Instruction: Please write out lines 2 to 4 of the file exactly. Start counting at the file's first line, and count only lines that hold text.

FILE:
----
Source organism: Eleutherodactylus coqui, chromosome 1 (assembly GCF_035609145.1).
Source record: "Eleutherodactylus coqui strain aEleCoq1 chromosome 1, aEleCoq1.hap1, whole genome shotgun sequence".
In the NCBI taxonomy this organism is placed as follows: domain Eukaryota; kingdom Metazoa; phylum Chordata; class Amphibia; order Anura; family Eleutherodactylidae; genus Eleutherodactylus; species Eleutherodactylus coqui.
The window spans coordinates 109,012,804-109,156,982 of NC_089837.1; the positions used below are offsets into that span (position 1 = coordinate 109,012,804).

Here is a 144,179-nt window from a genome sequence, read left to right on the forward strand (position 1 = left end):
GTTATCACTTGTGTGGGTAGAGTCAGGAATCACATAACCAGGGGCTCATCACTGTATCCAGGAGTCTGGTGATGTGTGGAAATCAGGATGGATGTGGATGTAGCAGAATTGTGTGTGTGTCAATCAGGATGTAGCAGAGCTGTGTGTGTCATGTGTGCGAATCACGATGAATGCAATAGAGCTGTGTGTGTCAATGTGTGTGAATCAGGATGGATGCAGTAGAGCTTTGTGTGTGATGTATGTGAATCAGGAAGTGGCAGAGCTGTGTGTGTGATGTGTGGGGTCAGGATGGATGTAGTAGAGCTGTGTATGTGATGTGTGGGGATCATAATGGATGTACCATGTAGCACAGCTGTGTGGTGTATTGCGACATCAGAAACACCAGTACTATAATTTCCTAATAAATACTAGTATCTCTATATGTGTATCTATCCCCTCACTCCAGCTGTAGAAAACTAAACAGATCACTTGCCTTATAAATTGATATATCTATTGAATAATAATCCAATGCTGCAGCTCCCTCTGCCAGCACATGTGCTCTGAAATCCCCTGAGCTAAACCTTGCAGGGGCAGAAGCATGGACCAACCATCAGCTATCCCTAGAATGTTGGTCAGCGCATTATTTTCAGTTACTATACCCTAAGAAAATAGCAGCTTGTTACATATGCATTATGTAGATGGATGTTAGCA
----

Source record: "Eleutherodactylus coqui strain aEleCoq1 chromosome 1, aEleCoq1.hap1, whole genome shotgun sequence".
In the NCBI taxonomy this organism is placed as follows: domain Eukaryota; kingdom Metazoa; phylum Chordata; class Amphibia; order Anura; family Eleutherodactylidae; genus Eleutherodactylus; species Eleutherodactylus coqui.
The window spans coordinates 109,012,804-109,156,982 of NC_089837.1; the positions used below are offsets into that span (position 1 = coordinate 109,012,804).